PUT /random_index?pretty

If you ran this command again, it would give you an error because you can’t create the same index twice. So let’s delete the index so we can create it again.

DELETE /random_index?pretty
{
  "acknowledged": true
}

This gives the output which is now beautified, because of the pretty argument:

{
 "acknowledged": true
}

Now we create the index again with:

PUT /random_index?pretty
{
  "acknowledged": true
}

Now let’s index some actual data. American politics interests me, so let’s use election candidates as our example data.

PUT /candidate_index/candidate/1?pretty=true
{
 "name" : "Donald John Trump",
 "affiliation" : "Republican",
 "age" : "69",
 "occupation" : "businessman",
 "twitter" : "https://twitter.com/realDonaldTrump",
 "website" : "http://www.donaldjtrump.com"
}
{
  "_index": "candidate_index",
  "_type": "candidate",
  "_id": "1",
  "_version": 1,
  "_shards": {
    "total": 2,
    "successful": 1,
    "failed": 0
  },
  "created": true
}

This table describes similarities between Elasticsearch and relational databases.

Database    Table      Row          Column
Index       Type       Documents    Field

From the previous example we created an index candidate_index in which the type name was candidate and our candidate ID was one. So we created candidate 1. Let’s verify everything.

List the indexes. On Sense you sometimes won’t see that much of a difference when using pretty=true. Try it when using curl on the command line, though, and you will see a big difference in the formatting of your output.

GET _cat/indices?pretty=true
yellow open .kibana         1 1 1 0 3.1kb 3.1kb 
yellow open random_index    5 1 0 0  260b  260b 
yellow open candidate_index 5 1 2 0 9.1kb 9.1kb

We can have a look at candidate 1 that we just created by running:

GET /candidate_index/candidate/1?pretty=true
{
  "_index": "candidate_index",
  "_type": "candidate",
  "_id": "1",
  "_version": 3,
  "found": true,
  "_source": {
    "name": "Donald John Trump",
    "affiliation": "Republican",
    "age": "69",
    "occupation": "businessman",
    "twitter": "https://twitter.com/realDonaldTrump"
    "website": "http://www.donaldjtrump.com"   
 }
}

Now let’s create candidate 2.

PUT /candidate_index/candidate/2?pretty=true
{
 "name" : "Hillary Clinton",
 "affiliation" : "Democratic",
 "age" : "68",
 "occupation" : "politician",
 "twitter" : "https://twitter.com/HillaryClinton",
 "website" : "https://www.hillaryclinton.com"
}
{
  "_index": "candidate_index",
  "_type": "candidate",
  "_id": "2",
  "_version": 1,
  "_shards": {
    "total": 2,
    "successful": 1,
    "failed": 0
  },
  "created": true
}

We only created two candidates, but imagine that we created 1000 candidates. We suddenly feel like searching candidates that have experience in the world of politics. This is what our query would look like:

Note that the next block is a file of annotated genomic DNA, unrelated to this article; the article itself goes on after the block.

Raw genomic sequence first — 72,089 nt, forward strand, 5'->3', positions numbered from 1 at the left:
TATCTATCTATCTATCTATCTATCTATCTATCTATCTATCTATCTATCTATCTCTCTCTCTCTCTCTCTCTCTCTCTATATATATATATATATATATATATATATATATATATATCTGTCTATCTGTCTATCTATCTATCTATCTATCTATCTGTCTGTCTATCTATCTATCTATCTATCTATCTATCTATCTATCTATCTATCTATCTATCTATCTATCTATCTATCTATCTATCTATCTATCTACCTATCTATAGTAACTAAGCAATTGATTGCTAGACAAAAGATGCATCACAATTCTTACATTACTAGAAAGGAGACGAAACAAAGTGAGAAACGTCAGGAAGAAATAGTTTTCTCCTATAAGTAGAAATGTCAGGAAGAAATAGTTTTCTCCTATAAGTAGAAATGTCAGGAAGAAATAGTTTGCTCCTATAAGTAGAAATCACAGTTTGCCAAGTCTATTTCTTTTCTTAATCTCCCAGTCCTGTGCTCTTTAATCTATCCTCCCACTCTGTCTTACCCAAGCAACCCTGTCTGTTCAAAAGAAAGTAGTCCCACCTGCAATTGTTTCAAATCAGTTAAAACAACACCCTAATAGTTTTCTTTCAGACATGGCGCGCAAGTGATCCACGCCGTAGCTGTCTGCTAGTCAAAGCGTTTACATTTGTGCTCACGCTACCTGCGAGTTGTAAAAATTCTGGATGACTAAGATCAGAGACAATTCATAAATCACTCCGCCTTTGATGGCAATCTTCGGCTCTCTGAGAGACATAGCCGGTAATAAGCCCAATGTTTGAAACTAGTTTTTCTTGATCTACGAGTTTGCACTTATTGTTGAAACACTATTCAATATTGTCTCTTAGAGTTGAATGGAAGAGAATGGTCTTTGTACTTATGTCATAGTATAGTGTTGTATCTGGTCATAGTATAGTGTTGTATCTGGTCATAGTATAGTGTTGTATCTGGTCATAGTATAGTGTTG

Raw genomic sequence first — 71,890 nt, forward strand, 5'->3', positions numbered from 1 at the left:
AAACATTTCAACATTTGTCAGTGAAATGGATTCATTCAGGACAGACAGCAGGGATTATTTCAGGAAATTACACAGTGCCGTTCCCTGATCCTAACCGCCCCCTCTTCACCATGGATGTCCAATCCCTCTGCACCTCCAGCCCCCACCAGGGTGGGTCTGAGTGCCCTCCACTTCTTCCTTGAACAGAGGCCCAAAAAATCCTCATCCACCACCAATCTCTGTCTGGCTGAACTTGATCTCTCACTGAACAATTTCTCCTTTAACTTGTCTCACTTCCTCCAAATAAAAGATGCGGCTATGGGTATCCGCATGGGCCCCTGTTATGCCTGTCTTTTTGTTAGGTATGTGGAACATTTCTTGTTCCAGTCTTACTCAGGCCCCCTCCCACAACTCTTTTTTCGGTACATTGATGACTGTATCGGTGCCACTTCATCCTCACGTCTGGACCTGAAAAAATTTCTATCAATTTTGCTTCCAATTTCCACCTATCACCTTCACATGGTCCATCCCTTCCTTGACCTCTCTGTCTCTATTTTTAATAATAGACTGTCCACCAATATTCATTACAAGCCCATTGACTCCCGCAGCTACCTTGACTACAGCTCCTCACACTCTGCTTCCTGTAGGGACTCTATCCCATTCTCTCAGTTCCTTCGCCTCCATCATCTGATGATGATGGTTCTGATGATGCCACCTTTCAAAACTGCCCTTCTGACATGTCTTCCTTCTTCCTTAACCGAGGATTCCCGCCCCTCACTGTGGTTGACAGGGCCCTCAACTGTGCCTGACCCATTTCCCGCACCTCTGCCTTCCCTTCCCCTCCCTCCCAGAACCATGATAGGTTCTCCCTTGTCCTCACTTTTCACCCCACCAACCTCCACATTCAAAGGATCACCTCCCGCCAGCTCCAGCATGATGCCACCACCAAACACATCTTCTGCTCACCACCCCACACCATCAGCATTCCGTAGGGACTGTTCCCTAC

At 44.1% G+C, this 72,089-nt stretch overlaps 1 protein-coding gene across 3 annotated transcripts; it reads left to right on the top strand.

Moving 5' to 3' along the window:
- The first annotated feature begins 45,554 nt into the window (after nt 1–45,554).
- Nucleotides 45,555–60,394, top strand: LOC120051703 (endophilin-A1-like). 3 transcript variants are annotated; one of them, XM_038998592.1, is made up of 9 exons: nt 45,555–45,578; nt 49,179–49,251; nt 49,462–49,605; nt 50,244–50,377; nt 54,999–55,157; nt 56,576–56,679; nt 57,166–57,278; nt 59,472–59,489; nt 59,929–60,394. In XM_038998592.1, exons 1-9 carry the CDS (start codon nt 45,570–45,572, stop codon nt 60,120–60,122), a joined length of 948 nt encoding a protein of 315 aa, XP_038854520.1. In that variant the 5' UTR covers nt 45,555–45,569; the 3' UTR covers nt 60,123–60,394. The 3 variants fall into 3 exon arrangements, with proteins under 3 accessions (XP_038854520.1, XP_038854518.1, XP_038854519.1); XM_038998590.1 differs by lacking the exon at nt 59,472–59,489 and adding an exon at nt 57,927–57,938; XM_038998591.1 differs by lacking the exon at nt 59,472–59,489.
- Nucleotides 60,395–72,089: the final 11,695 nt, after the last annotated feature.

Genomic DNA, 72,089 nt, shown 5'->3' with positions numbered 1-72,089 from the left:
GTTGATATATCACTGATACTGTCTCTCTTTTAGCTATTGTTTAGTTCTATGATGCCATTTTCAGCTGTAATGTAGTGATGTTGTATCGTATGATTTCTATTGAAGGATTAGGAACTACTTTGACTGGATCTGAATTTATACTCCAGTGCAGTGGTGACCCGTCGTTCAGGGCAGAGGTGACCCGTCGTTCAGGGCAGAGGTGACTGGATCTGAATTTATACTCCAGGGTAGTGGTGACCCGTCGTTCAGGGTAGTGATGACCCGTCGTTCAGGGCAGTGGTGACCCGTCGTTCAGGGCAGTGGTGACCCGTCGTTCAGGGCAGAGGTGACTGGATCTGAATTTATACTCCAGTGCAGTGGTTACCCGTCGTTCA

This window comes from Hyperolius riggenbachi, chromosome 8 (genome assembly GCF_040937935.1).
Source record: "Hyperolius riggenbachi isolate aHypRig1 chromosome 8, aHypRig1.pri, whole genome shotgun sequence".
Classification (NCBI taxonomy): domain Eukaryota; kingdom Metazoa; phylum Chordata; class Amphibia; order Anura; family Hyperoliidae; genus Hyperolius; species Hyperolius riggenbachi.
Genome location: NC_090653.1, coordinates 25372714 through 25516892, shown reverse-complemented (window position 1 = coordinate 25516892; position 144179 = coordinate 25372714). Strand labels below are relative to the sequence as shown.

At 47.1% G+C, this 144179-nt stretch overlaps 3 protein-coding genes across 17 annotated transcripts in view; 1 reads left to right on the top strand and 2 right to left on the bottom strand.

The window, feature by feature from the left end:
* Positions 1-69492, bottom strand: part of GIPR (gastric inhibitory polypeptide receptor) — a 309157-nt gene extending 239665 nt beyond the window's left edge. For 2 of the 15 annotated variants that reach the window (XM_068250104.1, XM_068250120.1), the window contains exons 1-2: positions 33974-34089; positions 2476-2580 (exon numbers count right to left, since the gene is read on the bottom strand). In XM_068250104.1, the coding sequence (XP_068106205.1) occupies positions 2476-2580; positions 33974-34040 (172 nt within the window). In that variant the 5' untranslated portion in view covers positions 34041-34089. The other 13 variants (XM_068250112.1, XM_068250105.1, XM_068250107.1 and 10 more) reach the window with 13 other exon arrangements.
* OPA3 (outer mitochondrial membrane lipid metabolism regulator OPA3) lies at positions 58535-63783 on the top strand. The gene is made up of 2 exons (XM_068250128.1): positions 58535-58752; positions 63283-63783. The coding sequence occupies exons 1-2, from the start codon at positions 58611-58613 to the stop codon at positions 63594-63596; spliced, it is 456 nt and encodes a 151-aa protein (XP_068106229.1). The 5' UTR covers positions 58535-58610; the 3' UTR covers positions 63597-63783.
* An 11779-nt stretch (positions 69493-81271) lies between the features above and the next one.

GET /candidate_index/_search?q=politician&pretty=true
{
  "took": 71,
  "timed_out": false, 
 "_shards": {
    "total": 5,
    "successful": 5,
    "failed": 0
  },
  "hits": {
    "total": 1,
    "max_score": 0.095891505,
    "hits": [
      {
        "_index": "candidate_index",
        "_type": "candidate",
        "_id": "2",
        "_score": 0.095891505,
        "_source": {
          "name": "Hillary Clinton",
          "affiliation": "Democratic",
          "age": "68",
          "occupation": "politician",
          "twitter": "https://twitter.com/HillaryClinton",
          "website": "https://www.hillaryclinton.com"
        }
      }
    ]
  }
}

Or maybe we would like to search candidates by their political affiliation to find all the Democratic candidates.

This query searches in the candidate_index index and searches for the keyword “democratic,” we then tell Elasticsearch to beautify the JSON response.

GET /candidate_index/_search?q=democratic&pretty=true
{
  "took": 2,
  "timed_out": false,
  "_shards": {
    "total": 5,
    "successful": 5,
    "failed": 0
  },
  "hits": {
  "total": 1,
  "max_score": 0.095891505,
  "hits": [
    {
     "_index": "candidate_index",
     "_type": "candidate",
     "_id": "2",
     "_score": 0.095891505,
     "_source": {
      "name": "Hillary Clinton",
      "affiliation": "Democratic",
      "age": "68",
      "occupation": "politician",
      "twitter": "https://twitter.com/HillaryClinton",
      "website": "https://www.hillaryclinton.com"
     }
    }
   ]
 }
}

Conclusion

I only used two candidates in my examples. You can use more candidates to make your experience using Sense and the Elasticsearch REST API more interesting. You can make up your own examples if you want to understand Elasticsearch even better. You should start using Sense as soon as possible. It will tremendously improve your experience of working with the Elasticsearch REST API.